11 Cooper, Heron, and Heward Applied Behavior Analysis, Second Edition Copyright © 2007 by Pearson Education, Inc. All rights reserved Assumptions and Guidelines 1.Select independent, yet functionally similar baselines Behaviors are functionally independent of one another Behaviors share enough similarity that they will change with the application of the same independent variable 2. Select concurrent and plausibly related multiple baselines Behaviors must be measured concurrently All relevant variables that influence one behavior must have opportunity to influence other behaviors

12 Cooper, Heron, and Heward Applied Behavior Analysis, Second Edition Copyright © 2007 by Pearson Education, Inc. All rights reserved Assumptions and Guidelines 3. Do not apply the independent variable to the next behavior too soon 4.Vary significantly the lengths of multiple baselines The more baseline phases differ in length, the stronger the design 5. Intervene on most stable baseline first If possible, application of independent variable should be made in order of greatest stability

13 Cooper, Heron, and Heward Applied Behavior Analysis, Second Edition Copyright © 2007 by Pearson Education, Inc. All rights reserved Multiple Baseline Design Advantages Does not require withdrawal of an effective treatment Ideal for multiple behavior changes sought by many practitioners Useful in assessing occurrence of generalization of behavior change Relatively easy to conceptualize

14 Cooper, Heron, and Heward Applied Behavior Analysis, Second Edition Copyright © 2007 by Pearson Education, Inc. All rights reserved Limitations Does not demonstrate experimental control Provides more information about effectiveness of treatment variable than function of target behavior Can require treatment being withheld for some behaviors/settings/subjects for a long time Required time and resources

15 Cooper, Heron, and Heward Applied Behavior Analysis, Second Edition Copyright © 2007 by Pearson Education, Inc. All rights reserved Changing Criterion Design Used to evaluate effects of a treatment that is applied in a graduated fashion to a single target behavior Initial baseline phase followed by series of treatment phases that serve as baseline for increased criterion of the next phase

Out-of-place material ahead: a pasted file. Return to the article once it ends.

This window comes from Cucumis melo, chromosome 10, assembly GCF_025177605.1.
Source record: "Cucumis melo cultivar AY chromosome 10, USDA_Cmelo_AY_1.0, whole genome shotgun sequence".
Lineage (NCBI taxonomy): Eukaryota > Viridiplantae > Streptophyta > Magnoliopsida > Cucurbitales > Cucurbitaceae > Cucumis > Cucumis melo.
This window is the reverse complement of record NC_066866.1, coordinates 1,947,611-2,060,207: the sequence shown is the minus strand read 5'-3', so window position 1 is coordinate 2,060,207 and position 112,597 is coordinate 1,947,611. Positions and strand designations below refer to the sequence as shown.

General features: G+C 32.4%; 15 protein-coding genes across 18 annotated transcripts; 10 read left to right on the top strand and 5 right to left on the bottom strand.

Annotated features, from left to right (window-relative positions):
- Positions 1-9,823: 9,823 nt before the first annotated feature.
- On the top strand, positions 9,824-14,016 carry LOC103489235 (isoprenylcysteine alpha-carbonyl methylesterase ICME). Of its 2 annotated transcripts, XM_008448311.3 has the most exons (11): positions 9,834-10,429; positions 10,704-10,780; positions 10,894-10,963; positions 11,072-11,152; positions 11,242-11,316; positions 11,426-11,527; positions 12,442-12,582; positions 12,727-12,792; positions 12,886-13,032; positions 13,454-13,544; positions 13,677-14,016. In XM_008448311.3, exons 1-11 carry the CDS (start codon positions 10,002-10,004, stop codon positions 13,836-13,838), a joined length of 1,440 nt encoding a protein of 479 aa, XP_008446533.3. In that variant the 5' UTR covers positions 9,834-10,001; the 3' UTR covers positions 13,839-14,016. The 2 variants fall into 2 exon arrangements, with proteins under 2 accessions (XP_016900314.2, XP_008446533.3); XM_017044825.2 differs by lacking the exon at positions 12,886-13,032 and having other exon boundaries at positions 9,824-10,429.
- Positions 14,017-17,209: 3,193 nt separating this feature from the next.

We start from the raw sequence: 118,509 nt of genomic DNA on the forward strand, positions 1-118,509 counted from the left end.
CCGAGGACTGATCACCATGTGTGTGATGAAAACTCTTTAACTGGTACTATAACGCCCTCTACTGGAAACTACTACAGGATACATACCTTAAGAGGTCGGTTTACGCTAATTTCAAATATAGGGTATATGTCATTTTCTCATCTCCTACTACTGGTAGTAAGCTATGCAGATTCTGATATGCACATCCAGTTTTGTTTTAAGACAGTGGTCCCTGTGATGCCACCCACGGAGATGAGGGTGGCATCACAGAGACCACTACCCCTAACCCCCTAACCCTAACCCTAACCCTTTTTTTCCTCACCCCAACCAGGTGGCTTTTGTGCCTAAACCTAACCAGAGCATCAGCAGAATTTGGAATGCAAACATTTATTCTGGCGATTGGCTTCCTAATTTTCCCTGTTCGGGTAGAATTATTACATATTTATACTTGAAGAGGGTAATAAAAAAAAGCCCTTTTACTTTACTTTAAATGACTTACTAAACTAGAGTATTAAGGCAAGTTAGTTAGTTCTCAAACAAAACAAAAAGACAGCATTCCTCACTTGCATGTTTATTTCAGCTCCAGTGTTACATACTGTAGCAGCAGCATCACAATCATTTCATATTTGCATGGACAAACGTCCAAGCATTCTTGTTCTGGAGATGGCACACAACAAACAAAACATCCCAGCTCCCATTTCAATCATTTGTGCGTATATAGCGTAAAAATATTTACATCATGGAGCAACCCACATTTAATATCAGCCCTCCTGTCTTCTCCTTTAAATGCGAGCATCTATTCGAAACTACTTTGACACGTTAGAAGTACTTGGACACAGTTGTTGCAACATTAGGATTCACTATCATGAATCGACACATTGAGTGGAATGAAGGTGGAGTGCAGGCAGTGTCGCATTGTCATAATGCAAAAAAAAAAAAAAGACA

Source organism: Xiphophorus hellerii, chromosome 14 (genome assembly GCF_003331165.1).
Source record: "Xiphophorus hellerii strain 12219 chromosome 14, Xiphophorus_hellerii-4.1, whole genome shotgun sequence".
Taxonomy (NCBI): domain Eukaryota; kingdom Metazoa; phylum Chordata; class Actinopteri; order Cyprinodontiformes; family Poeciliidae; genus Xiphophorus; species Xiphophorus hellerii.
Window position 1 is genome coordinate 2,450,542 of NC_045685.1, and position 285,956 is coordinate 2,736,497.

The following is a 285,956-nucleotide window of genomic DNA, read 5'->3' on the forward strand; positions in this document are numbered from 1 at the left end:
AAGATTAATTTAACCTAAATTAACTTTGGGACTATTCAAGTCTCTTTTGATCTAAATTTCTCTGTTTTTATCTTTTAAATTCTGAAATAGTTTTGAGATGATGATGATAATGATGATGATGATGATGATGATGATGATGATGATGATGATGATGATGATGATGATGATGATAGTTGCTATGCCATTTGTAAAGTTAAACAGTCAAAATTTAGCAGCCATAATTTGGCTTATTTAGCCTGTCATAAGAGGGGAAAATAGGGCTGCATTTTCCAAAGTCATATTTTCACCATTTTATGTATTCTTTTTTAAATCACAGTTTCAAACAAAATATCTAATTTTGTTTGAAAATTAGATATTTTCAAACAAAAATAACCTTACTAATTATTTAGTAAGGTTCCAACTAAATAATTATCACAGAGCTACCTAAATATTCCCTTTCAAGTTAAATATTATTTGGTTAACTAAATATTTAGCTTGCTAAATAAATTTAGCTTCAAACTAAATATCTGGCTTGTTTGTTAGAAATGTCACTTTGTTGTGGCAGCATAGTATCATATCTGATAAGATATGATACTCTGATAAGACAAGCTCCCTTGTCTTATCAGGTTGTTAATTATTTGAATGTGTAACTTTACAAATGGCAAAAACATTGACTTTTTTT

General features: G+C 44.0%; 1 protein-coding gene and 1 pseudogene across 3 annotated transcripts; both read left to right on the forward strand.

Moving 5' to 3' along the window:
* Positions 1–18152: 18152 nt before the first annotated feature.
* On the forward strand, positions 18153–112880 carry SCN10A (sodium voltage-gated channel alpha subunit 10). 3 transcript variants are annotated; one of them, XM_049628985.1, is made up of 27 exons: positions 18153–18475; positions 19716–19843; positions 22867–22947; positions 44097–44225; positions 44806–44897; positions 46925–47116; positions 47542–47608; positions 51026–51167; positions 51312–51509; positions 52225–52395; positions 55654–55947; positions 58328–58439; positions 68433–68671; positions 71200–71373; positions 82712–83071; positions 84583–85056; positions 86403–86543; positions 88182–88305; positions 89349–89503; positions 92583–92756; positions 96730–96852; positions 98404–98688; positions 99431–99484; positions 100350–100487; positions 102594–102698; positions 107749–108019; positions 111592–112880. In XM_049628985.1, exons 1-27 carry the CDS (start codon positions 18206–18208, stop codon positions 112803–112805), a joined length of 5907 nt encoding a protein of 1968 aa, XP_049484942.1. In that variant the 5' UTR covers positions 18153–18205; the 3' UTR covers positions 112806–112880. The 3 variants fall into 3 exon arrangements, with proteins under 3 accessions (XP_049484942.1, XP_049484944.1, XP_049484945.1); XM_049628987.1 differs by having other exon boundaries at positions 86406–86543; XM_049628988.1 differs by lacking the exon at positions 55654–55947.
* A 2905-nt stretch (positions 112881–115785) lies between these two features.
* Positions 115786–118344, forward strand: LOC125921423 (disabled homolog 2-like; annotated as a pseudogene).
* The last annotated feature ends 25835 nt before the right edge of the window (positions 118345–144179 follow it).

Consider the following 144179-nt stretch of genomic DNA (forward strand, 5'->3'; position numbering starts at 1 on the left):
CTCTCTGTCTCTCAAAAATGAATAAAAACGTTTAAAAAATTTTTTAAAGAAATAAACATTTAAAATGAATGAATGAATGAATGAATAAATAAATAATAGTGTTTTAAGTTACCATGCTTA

16 Cooper, Heron, and Heward Applied Behavior Analysis, Second Edition Copyright © 2007 by Pearson Education, Inc. All rights reserved Operation and Logic Prediction, replication, and verification Variation of the multiple baseline design Show repeated production of new rates of behavior as function of manipulations of independent variable Flexibility of the design

17 Cooper, Heron, and Heward Applied Behavior Analysis, Second Edition Copyright © 2007 by Pearson Education, Inc. All rights reserved Guidelines for Use Requires careful manipulation of 3 design factors: –length of phases –magnitude of criterion changes –number of criterion changes

18 Cooper, Heron, and Heward Applied Behavior Analysis, Second Edition Copyright © 2007 by Pearson Education, Inc. All rights reserved Length of Phases Each phase serves as baseline for next phase, so must be long enough to achieve stable responding Slower to change target behaviors, therefore, require longer phases Should vary considerably to increase design’s validity

19 Cooper, Heron, and Heward Applied Behavior Analysis, Second Edition Copyright © 2007 by Pearson Education, Inc. All rights reserved Magnitude of Criterion Changes Varying size of changes gives more convincing demonstration of experimental control Must be large enough to be detectable, but not so large as to be unachievable Smaller changes can be used with very stable levels of responding Larger changes required to demonstrate behavior change in presence of variability

20 Cooper, Heron, and Heward Applied Behavior Analysis, Second Edition Copyright © 2007 by Pearson Education, Inc. All rights reserved Number of Criterion Changes The more times the behavior changes to meet new criteria, the more convincing the demonstration of experimental control Interrelated with phase length and magnitude of criterion changes If limited time for study, the greater the number of phases, the shorter each phase can be

21 Cooper, Heron, and Heward Applied Behavior Analysis, Second Edition Copyright © 2007 by Pearson Education, Inc. All rights reserved Appropriateness of Changing Criterion Design Does not require reversal of improved behavior Only one target behavior is required Only for use with behaviors that are already in student’s repertoire and lend themselves to stepwise modification

22 Cooper, Heron, and Heward Applied Behavior Analysis, Second Edition Copyright © 2007 by Pearson Education, Inc. All rights reserved Appropriateness Not appropriate for shaping behaviors Best suited for evaluating effect of instructional techniques on stepwise changes in rate, frequency, accuracy, duration, or latency of single target behavior